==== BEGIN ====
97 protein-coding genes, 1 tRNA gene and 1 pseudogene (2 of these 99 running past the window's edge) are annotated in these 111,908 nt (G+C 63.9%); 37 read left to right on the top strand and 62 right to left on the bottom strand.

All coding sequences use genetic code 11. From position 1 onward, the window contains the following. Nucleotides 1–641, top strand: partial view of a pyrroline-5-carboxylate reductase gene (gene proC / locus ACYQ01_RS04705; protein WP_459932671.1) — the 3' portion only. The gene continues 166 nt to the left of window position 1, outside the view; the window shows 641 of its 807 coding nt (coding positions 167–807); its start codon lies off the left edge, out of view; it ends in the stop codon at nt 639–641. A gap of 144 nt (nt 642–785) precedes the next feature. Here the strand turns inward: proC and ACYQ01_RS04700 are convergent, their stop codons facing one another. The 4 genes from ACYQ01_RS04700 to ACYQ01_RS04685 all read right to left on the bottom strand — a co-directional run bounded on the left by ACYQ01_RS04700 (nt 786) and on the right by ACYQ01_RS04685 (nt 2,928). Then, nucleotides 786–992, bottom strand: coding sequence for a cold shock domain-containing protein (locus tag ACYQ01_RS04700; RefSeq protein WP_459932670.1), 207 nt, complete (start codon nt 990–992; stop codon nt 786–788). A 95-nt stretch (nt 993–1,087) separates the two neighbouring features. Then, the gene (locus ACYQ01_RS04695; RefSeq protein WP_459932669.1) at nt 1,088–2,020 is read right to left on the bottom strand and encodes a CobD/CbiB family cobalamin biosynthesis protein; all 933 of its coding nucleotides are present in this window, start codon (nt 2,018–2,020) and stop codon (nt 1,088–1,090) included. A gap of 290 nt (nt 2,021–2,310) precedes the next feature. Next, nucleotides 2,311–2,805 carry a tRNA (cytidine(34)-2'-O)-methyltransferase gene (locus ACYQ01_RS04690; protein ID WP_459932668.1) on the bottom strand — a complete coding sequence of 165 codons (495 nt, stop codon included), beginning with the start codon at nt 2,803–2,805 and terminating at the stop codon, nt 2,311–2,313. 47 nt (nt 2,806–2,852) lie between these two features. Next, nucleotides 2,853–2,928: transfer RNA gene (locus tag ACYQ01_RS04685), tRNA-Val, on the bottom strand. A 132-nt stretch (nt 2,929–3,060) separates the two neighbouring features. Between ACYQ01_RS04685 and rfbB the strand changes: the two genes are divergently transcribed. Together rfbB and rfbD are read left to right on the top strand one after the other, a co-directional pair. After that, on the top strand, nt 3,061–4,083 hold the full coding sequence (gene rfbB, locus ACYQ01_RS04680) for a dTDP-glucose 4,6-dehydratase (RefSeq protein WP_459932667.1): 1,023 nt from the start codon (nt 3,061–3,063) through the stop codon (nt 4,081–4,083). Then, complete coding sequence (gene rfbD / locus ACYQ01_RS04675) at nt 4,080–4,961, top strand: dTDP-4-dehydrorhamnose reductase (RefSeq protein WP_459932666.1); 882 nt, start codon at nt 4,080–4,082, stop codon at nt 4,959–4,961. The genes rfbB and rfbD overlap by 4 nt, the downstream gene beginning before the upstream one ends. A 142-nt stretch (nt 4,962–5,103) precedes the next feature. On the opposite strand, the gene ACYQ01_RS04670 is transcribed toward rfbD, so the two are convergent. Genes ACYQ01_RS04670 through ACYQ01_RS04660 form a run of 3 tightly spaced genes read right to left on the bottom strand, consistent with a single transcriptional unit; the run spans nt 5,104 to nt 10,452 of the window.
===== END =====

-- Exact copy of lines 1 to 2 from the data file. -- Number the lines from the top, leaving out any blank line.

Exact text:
97 protein-coding genes, 1 tRNA gene and 1 pseudogene (2 of these 99 running past the window's edge) are annotated in these 111,908 nt (G+C 63.9%); 37 read left to right on the top strand and 62 right to left on the bottom strand.

All coding sequences use genetic code 11. From position 1 onward, the window contains the following. Nucleotides 1–641, top strand: partial view of a pyrroline-5-carboxylate reductase gene (gene proC / locus ACYQ01_RS04705; protein WP_459932671.1) — the 3' portion only. The gene continues 166 nt to the left of window position 1, outside the view; the window shows 641 of its 807 coding nt (coding positions 167–807); its start codon lies off the left edge, out of view; it ends in the stop codon at nt 639–641. A gap of 144 nt (nt 642–785) precedes the next feature. Here the strand turns inward: proC and ACYQ01_RS04700 are convergent, their stop codons facing one another. The 4 genes from ACYQ01_RS04700 to ACYQ01_RS04685 all read right to left on the bottom strand — a co-directional run bounded on the left by ACYQ01_RS04700 (nt 786) and on the right by ACYQ01_RS04685 (nt 2,928). Then, nucleotides 786–992, bottom strand: coding sequence for a cold shock domain-containing protein (locus tag ACYQ01_RS04700; RefSeq protein WP_459932670.1), 207 nt, complete (start codon nt 990–992; stop codon nt 786–788). A 95-nt stretch (nt 993–1,087) separates the two neighbouring features. Then, the gene (locus ACYQ01_RS04695; RefSeq protein WP_459932669.1) at nt 1,088–2,020 is read right to left on the bottom strand and encodes a CobD/CbiB family cobalamin biosynthesis protein; all 933 of its coding nucleotides are present in this window, start codon (nt 2,018–2,020) and stop codon (nt 1,088–1,090) included. A gap of 290 nt (nt 2,021–2,310) precedes the next feature. Next, nucleotides 2,311–2,805 carry a tRNA (cytidine(34)-2'-O)-methyltransferase gene (locus ACYQ01_RS04690; protein ID WP_459932668.1) on the bottom strand — a complete coding sequence of 165 codons (495 nt, stop codon included), beginning with the start codon at nt 2,803–2,805 and terminating at the stop codon, nt 2,311–2,313. 47 nt (nt 2,806–2,852) lie between these two features. Next, nucleotides 2,853–2,928: transfer RNA gene (locus tag ACYQ01_RS04685), tRNA-Val, on the bottom strand. A 132-nt stretch (nt 2,929–3,060) separates the two neighbouring features. Between ACYQ01_RS04685 and rfbB the strand changes: the two genes are divergently transcribed. Together rfbB and rfbD are read left to right on the top strand one after the other, a co-directional pair. After that, on the top strand, nt 3,061–4,083 hold the full coding sequence (gene rfbB, locus ACYQ01_RS04680) for a dTDP-glucose 4,6-dehydratase (RefSeq protein WP_459932667.1): 1,023 nt from the start codon (nt 3,061–3,063) through the stop codon (nt 4,081–4,083). Then, complete coding sequence (gene rfbD / locus ACYQ01_RS04675) at nt 4,080–4,961, top strand: dTDP-4-dehydrorhamnose reductase (RefSeq protein WP_459932666.1); 882 nt, start codon at nt 4,080–4,082, stop codon at nt 4,959–4,961. The genes rfbB and rfbD overlap by 4 nt, the downstream gene beginning before the upstream one ends. A 142-nt stretch (nt 4,962–5,103) precedes the next feature. On the opposite strand, the gene ACYQ01_RS04670 is transcribed toward rfbD, so the two are convergent. Genes ACYQ01_RS04670 through ACYQ01_RS04660 form a run of 3 tightly spaced genes read right to left on the bottom strand, consistent with a single transcriptional unit; the run spans nt 5,104 to nt 10,452 of the window.